The event provided an opportunity to discuss the outcomes of the EU-funded projet EcAp MED III and to plan future steps for the effective execution of IMAP.
The workshop witnessed the active participation of the Libyan Minister of Environment, national stakeholders, and NGOs. National experts used a photo exhibition, posters, and oral presentations to foster discussions, which focused mainly on marine biodiversity monitoring.
The monitored sites are Farwa and Ain Al Ghazala, as Marine Protected Areas (MPAs), and Tripoli and Sirt as under-pressure sites.
Here are some highlights from the biodiversity monitoring:
- 116 kilometers of coastline were surveyed in 2022 to identify sea turtle nesting sites. An increase in the number of nests was observed compared to the 2019 data.
- The monitoring confirmed the Good Environmental Status in marine benthic habitats within the two MPAs, Farwa and Ain Al Ghazala.
- Invasive species such as the blue crab Portunus segnis and Siganus fishes were identified, with the first report of the the invasive sea urchin Diadema setosum in Al Gara Island.
- Cetacean monitoring around Ain Ghazela MPA covered over 361 km of transect. 11 dolphin observations were recorded.
- Farwa Island and Tripoli coast have a rich seabird diversity. A remarkable nesting of Lesser crested terns and shags was reported in Garra Island.
The workshop also shed light on the outcomes of the EU-funded project IMAP-MPA, particularly IMAP Common Indicators 19, 13 14 related to pollution cluster and CI22 related to Marine litter. Monitoring highlighted that oil spill indicators were more pronounced in Tripoli Bay compared to Farwa MPA. Additionally, macroplastics, notably single-use plastic bottles, constituted a significant portion of marine debris in all the monitored sites.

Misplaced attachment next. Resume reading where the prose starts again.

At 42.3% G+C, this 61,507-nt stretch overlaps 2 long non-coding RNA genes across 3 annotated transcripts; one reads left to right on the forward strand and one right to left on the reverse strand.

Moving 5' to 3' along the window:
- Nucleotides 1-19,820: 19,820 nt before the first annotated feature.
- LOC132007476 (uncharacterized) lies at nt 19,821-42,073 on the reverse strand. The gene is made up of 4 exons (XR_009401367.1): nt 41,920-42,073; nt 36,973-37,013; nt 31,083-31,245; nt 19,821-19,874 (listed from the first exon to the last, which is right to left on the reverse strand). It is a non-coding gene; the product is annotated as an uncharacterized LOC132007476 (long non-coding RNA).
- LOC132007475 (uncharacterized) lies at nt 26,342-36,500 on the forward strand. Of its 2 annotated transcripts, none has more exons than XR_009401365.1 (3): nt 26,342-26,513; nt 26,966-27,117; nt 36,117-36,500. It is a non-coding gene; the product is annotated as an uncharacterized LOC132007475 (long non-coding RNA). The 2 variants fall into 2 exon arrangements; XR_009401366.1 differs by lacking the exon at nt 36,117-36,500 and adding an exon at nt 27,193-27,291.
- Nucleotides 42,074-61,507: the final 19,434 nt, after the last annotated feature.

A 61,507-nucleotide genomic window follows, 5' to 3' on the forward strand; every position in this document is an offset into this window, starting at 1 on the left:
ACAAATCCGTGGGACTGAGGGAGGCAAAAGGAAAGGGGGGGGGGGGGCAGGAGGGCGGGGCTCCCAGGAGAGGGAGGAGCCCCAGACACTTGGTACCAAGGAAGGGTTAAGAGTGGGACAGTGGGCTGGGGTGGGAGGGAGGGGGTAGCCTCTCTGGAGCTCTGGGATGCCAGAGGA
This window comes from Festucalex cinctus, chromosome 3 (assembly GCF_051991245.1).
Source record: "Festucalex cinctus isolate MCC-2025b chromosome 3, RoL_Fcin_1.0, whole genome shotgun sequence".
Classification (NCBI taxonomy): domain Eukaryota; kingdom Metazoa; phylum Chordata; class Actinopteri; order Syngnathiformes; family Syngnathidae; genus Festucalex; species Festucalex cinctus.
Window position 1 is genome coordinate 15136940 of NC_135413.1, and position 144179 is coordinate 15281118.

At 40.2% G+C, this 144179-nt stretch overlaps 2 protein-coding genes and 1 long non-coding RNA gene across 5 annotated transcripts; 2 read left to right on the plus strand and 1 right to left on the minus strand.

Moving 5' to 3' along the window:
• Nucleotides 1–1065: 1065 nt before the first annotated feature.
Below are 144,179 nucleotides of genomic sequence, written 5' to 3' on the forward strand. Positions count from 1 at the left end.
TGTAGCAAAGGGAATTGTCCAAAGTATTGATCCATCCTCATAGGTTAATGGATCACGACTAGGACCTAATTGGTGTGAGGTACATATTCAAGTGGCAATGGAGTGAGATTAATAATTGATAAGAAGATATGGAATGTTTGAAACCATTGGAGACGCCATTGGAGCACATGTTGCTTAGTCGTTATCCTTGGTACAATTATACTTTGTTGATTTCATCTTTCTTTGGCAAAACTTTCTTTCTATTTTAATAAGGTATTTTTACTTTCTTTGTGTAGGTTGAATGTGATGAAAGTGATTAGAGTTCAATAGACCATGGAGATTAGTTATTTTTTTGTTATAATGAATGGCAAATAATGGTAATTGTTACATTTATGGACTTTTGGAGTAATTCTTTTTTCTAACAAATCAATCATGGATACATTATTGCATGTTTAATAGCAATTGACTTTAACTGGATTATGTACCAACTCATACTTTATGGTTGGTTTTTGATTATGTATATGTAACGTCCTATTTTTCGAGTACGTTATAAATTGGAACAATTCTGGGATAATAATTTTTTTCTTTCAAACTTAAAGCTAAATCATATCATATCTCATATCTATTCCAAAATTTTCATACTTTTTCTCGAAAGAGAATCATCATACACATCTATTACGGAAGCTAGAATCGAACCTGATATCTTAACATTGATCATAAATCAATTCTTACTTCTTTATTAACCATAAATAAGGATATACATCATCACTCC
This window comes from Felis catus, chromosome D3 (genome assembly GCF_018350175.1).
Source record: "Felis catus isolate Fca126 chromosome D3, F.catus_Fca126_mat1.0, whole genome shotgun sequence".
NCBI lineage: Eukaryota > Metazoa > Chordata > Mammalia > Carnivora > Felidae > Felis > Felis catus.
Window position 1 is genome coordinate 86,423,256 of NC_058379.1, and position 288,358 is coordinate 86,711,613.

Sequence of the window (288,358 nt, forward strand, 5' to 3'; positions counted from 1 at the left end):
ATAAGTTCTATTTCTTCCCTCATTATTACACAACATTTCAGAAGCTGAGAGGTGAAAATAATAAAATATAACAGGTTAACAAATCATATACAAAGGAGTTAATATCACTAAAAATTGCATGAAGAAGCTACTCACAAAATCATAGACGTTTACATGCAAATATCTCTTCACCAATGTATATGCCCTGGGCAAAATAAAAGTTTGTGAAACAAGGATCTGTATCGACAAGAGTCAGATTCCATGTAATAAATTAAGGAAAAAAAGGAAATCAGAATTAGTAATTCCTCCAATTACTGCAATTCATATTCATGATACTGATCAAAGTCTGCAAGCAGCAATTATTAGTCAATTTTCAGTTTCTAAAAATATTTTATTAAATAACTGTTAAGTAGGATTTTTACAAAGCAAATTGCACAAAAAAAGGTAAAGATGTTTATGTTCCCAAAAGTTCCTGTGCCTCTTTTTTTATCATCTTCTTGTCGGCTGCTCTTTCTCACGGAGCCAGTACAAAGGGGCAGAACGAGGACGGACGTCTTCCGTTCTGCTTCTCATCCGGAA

The historical data and the new data collected thanks to the support of the SPA/RAC projects were uploaded into the IMAP Info System for the purposes of the next Good Environmental Status (GES) assessment.
Participants in the workshop put forth several recommendations and proposals. The results of the monitoring underscored the pivotal role of Marine Protected Areas in achieving Good Environmental Status. Mitigation tools were proposed to protect and reduce pressures on the studied zones in Tripoli and Sirt. Furthermore, participants recommended enhancing monitoring and sustaining continuous efforts for long-term data series in Libya.
The comprehensive work undertaken in Libya yielded valuable lessons from field surveys, providing insights that will guide updates to the IMAP in the upcoming biennium (2024-2025) within the Ecosystem Approach roadmap. The workshop not only facilitated discussions but also paved the way for informed decisions aimed at conserving and preserving the marine environment in Libya.